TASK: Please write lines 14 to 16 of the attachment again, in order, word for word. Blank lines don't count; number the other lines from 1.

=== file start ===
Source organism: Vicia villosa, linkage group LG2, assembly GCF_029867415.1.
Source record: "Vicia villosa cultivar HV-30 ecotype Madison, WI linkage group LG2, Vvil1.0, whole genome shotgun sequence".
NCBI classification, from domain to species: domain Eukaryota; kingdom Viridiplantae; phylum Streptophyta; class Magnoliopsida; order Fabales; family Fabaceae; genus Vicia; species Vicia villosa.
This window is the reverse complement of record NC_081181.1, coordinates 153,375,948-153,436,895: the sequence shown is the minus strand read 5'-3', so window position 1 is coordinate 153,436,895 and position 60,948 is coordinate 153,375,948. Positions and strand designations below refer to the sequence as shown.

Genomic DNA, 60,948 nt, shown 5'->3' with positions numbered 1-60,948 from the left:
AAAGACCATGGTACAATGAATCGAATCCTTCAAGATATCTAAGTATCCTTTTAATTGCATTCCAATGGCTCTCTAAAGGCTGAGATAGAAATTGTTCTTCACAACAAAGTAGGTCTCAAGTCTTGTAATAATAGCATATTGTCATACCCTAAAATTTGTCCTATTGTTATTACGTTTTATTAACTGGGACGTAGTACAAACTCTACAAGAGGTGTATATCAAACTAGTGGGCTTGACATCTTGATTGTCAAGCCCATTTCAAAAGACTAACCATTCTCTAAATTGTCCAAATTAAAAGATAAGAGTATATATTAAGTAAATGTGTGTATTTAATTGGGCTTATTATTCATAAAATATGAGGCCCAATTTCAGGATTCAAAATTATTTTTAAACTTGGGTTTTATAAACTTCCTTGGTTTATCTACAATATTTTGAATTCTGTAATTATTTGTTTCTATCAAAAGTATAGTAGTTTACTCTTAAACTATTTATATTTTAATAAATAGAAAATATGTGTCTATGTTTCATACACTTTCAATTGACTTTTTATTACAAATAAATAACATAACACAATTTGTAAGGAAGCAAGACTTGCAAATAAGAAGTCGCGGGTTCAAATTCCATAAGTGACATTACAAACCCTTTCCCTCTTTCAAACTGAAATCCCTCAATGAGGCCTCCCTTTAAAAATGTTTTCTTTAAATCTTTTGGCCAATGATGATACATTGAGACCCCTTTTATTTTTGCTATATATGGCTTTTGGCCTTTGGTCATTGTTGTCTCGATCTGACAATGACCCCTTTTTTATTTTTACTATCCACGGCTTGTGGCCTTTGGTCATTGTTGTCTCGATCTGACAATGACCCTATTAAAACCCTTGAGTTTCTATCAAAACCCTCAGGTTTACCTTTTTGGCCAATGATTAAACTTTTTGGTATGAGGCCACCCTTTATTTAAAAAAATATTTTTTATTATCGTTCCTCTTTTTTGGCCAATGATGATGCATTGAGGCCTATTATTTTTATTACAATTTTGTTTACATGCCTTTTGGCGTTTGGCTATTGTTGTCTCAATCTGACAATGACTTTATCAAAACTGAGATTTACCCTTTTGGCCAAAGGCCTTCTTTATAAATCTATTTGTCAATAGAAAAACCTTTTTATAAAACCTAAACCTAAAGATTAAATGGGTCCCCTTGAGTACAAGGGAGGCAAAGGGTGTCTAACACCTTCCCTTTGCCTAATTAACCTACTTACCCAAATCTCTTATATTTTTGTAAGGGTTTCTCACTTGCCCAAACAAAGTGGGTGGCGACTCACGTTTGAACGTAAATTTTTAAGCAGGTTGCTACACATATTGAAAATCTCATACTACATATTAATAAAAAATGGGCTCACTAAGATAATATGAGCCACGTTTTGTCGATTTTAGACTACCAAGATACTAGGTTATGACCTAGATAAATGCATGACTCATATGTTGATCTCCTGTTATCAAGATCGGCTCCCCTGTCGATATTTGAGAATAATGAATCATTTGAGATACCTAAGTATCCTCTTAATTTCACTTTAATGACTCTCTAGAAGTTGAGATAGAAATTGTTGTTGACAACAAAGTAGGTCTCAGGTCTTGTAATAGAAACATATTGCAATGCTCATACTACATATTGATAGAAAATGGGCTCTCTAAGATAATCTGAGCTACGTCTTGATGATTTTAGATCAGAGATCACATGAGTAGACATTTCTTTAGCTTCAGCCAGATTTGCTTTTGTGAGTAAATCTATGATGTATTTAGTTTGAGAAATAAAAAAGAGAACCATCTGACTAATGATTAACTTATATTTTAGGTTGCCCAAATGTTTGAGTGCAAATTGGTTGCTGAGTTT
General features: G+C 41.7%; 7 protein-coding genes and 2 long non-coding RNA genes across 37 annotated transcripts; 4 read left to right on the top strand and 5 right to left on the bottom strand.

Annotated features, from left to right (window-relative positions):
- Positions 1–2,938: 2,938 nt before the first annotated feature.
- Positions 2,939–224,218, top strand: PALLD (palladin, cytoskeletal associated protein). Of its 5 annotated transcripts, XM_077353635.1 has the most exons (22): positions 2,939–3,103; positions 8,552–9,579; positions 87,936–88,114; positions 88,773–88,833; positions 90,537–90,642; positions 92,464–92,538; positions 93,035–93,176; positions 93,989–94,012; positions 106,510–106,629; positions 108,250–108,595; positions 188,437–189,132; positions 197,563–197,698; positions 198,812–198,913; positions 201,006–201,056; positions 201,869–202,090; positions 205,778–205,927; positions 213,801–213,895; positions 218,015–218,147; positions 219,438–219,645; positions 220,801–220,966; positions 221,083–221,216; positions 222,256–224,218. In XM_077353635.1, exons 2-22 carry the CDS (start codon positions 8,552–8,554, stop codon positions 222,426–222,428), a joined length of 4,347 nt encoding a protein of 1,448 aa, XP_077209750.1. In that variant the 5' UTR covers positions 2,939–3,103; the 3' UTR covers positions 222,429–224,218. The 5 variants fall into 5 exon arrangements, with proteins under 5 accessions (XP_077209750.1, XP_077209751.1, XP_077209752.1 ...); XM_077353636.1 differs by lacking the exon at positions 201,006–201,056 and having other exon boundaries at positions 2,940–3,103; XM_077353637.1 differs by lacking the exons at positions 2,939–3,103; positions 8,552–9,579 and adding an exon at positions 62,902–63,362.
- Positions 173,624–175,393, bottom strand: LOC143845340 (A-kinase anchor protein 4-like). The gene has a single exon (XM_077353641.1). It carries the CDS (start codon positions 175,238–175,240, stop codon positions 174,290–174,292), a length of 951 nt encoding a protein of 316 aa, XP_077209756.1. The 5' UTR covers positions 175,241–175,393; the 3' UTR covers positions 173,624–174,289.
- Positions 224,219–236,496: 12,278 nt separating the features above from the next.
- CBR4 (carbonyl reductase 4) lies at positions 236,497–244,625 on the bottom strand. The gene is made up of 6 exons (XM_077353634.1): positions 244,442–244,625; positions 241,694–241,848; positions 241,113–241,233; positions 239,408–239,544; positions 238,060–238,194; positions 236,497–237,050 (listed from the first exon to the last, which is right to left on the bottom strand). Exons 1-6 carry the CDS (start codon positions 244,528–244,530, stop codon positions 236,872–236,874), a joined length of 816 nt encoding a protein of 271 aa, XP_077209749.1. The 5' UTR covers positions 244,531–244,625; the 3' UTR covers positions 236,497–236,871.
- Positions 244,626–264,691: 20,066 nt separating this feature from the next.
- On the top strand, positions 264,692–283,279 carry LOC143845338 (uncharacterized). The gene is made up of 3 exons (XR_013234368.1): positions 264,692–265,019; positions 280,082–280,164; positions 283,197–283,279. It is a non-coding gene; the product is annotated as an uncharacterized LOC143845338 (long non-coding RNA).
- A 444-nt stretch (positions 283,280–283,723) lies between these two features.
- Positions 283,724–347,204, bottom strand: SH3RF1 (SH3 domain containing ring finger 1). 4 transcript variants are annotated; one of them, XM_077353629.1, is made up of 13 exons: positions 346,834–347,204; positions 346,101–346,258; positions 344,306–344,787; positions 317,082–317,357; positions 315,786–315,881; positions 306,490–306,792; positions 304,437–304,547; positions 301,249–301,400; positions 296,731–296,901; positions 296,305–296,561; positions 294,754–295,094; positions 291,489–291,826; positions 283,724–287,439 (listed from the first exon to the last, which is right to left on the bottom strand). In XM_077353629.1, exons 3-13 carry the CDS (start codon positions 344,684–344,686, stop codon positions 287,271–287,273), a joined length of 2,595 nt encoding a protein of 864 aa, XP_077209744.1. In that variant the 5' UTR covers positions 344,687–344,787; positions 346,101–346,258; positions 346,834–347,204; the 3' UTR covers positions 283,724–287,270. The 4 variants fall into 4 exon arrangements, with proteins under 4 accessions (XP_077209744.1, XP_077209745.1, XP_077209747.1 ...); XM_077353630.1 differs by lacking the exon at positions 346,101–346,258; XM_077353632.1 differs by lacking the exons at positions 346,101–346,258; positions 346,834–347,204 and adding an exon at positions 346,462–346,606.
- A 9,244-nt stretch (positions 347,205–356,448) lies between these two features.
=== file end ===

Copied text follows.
- Positions 244,626–264,691: 20,066 nt separating this feature from the next.
- On the top strand, positions 264,692–283,279 carry LOC143845338 (uncharacterized). The gene is made up of 3 exons (XR_013234368.1): positions 264,692–265,019; positions 280,082–280,164; positions 283,197–283,279. It is a non-coding gene; the product is annotated as an uncharacterized LOC143845338 (long non-coding RNA).
- A 444-nt stretch (positions 283,280–283,723) lies between these two features.